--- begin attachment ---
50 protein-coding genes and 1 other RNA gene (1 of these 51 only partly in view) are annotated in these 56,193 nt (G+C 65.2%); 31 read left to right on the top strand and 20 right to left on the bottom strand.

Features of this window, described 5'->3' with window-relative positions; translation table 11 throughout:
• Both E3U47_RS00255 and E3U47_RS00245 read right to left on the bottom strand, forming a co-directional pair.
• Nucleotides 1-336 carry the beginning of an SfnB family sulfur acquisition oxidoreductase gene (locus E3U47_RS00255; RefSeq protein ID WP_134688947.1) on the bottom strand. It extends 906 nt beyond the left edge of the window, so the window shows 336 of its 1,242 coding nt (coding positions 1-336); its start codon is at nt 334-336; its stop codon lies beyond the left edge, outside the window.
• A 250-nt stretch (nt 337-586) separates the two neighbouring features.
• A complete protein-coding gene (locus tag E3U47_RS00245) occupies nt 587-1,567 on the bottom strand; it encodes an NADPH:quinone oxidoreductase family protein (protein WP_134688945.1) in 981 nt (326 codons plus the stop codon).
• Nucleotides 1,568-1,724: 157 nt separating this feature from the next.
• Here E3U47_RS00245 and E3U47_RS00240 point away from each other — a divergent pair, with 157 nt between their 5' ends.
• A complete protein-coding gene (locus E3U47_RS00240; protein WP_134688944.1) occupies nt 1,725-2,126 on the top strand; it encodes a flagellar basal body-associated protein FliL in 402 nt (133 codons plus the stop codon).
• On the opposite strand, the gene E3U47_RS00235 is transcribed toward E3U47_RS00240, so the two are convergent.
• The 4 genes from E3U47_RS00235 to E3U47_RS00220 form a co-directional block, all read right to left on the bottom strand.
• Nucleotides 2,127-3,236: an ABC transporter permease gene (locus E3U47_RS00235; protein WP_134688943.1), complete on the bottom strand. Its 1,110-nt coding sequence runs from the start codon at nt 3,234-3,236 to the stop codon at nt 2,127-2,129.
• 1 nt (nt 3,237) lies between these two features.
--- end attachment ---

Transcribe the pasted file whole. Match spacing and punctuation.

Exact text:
50 protein-coding genes and 1 other RNA gene (1 of these 51 only partly in view) are annotated in these 56,193 nt (G+C 65.2%); 31 read left to right on the top strand and 20 right to left on the bottom strand.

Features of this window, described 5'->3' with window-relative positions; translation table 11 throughout:
• Both E3U47_RS00255 and E3U47_RS00245 read right to left on the bottom strand, forming a co-directional pair.
• Nucleotides 1-336 carry the beginning of an SfnB family sulfur acquisition oxidoreductase gene (locus E3U47_RS00255; RefSeq protein ID WP_134688947.1) on the bottom strand. It extends 906 nt beyond the left edge of the window, so the window shows 336 of its 1,242 coding nt (coding positions 1-336); its start codon is at nt 334-336; its stop codon lies beyond the left edge, outside the window.
• A 250-nt stretch (nt 337-586) separates the two neighbouring features.
• A complete protein-coding gene (locus tag E3U47_RS00245) occupies nt 587-1,567 on the bottom strand; it encodes an NADPH:quinone oxidoreductase family protein (protein WP_134688945.1) in 981 nt (326 codons plus the stop codon).
• Nucleotides 1,568-1,724: 157 nt separating this feature from the next.
• Here E3U47_RS00245 and E3U47_RS00240 point away from each other — a divergent pair, with 157 nt between their 5' ends.
• A complete protein-coding gene (locus E3U47_RS00240; protein WP_134688944.1) occupies nt 1,725-2,126 on the top strand; it encodes a flagellar basal body-associated protein FliL in 402 nt (133 codons plus the stop codon).
• On the opposite strand, the gene E3U47_RS00235 is transcribed toward E3U47_RS00240, so the two are convergent.
• The 4 genes from E3U47_RS00235 to E3U47_RS00220 form a co-directional block, all read right to left on the bottom strand.
• Nucleotides 2,127-3,236: an ABC transporter permease gene (locus E3U47_RS00235; protein WP_134688943.1), complete on the bottom strand. Its 1,110-nt coding sequence runs from the start codon at nt 3,234-3,236 to the stop codon at nt 2,127-2,129.
• 1 nt (nt 3,237) lies between these two features.